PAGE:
Wednesday, February 27, 2008

Is Indonesia's native music fading?

It is here, in one of Indonesia's last remaining gamelan workshops, that the complex, layered tones of the country's traditional music are shaped, fine-tuned and shipped around the world.
This family-run enterprise in its smoke-filled, tin-roofed shack has been turning out the xylophones, gongs, drums and strings that make up a gamelan orchestra for nearly 200 years. All its employees are descendants of the laborers hired when it opened in 1811.
Every day, a dozen of these grizzled men, shirtless, shoeless, clove cigarettes dangling from their lips, hover over a pit of fire and wait for a nascent gong to glow red. Then, almost musically, with sparks flying, they take turns pounding it into shape with the crudest of hammers.
It takes days to make a single gong.
The workshop in Bogor, 48 kilometers, or 30 miles, south of Jakarta and known simply as the Gong Factory, has been one of the main suppliers of gamelan instruments in Java since the 1970s, when three of its competitors shut their doors because of a lack of demand.
But over the last decade, its owner says, orders here too have been steadily decreasing.
Though gamelan music is still played throughout Indonesia - its collaborative rhythms can be heard at most traditional ceremonies and serenely wafting out of Bali's meeting houses - its popularity is dwindling among the next generation of Indonesians, who are more easily lured by Western rock.
But in early February, a performance in Jakarta by the Icelandic pop star Björk highlighted another trend, however slight, that might offer hope of the music's survival.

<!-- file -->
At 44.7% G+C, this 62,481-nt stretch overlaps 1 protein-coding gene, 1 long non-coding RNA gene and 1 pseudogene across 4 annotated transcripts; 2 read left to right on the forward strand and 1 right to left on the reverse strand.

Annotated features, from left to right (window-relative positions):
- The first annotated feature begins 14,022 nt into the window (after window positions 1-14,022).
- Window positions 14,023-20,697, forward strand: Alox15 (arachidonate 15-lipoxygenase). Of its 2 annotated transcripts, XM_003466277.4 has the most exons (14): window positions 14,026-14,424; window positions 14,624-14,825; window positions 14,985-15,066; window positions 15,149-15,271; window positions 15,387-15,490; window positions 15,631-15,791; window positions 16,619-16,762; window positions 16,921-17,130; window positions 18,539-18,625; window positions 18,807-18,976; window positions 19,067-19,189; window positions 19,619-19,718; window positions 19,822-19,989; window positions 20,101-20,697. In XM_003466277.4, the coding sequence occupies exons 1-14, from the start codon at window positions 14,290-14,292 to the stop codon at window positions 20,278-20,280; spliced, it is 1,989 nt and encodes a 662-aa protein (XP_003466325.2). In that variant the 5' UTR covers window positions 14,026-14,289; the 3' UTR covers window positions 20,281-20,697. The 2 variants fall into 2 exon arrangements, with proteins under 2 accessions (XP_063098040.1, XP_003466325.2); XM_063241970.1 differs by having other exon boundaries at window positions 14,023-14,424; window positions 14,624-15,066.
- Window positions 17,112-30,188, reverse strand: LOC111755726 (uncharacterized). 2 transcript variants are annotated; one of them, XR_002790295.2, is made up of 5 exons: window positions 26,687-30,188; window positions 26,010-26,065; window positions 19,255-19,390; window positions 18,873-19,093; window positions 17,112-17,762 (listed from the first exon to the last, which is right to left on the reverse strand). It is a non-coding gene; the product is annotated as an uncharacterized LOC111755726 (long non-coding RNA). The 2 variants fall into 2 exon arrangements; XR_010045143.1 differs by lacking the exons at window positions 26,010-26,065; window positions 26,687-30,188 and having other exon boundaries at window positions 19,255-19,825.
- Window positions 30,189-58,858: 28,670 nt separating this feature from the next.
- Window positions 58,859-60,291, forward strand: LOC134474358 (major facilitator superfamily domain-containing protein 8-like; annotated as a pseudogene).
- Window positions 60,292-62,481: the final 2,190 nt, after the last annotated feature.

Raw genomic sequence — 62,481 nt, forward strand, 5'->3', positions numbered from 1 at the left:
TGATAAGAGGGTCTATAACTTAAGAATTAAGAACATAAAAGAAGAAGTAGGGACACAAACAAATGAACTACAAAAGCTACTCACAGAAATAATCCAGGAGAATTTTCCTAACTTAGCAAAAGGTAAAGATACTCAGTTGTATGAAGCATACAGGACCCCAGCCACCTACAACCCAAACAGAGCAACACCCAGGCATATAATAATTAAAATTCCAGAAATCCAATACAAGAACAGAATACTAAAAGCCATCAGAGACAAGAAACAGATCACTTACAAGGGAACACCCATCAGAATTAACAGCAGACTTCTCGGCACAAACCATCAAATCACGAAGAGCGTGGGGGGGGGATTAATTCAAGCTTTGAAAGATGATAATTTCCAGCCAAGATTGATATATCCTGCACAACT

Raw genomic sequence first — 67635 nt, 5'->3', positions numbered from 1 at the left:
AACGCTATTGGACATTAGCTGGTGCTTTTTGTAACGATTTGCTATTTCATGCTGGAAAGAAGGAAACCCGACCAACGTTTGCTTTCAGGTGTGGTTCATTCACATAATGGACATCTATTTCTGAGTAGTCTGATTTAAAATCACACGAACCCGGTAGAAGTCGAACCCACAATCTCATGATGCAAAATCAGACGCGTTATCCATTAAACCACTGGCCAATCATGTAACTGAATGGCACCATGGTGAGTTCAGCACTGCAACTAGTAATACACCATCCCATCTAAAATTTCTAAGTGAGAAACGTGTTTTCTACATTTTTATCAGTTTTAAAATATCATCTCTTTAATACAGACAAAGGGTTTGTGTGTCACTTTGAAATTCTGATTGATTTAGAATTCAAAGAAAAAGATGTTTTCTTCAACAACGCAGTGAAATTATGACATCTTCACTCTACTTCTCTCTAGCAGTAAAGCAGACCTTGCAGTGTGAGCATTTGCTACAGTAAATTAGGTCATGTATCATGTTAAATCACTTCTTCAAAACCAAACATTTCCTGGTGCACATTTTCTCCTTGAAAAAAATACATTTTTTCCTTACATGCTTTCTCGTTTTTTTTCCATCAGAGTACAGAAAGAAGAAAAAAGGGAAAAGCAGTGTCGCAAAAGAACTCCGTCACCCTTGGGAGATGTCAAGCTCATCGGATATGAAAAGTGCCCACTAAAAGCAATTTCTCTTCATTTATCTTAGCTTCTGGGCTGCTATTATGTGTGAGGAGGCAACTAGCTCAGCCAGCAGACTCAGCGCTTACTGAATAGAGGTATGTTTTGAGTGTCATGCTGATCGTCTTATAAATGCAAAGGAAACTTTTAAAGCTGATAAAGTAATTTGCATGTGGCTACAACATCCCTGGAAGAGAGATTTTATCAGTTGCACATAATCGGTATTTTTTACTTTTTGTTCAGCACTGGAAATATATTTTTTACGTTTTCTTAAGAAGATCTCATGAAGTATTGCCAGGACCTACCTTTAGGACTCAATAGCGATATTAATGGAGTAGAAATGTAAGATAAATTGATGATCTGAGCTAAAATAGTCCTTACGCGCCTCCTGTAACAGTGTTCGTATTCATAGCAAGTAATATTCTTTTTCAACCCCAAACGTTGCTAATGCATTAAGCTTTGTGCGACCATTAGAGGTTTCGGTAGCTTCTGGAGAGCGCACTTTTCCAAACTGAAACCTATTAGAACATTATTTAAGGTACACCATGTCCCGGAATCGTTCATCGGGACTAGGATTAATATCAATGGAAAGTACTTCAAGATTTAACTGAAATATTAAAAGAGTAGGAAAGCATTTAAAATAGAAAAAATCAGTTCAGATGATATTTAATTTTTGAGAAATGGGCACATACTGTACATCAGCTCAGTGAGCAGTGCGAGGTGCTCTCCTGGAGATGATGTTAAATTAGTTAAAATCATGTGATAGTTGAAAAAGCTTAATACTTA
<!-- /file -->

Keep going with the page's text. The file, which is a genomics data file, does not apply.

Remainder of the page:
Björk has used gamelan instruments in a number of her songs, most famously in her 1993 recording "One Day," and has performed with Balinese gamelan orchestras several times since. Several contemporary composers have incorporated gamelan into their works, including Philip Glass, Steve Reich and the late Lou Harrison.
It can also be found in the American rock scene. Art-rock bands like King Crimson and The Residents adapted gamelan's layered, interlocking rhythms for Western instruments. Gamelan is heard in the soundtrack to the American television series Battlestar Galactica.
Perhaps more significantly, some schools in the United States and Europe now offer gamelan courses. Britain even includes it in its national music curriculum for primary and secondary education.
"They are doing all kinds of interesting community education projects with gamelan in Great Britain," Suyenaga said. "It is interesting and very sad that gamelan is used to teach basic musical concepts in Great Britain, whereas in Indonesian schools our children are exposed only to Western music and scales. The national curriculum here pays little attention to the incredible richness of traditional culture."

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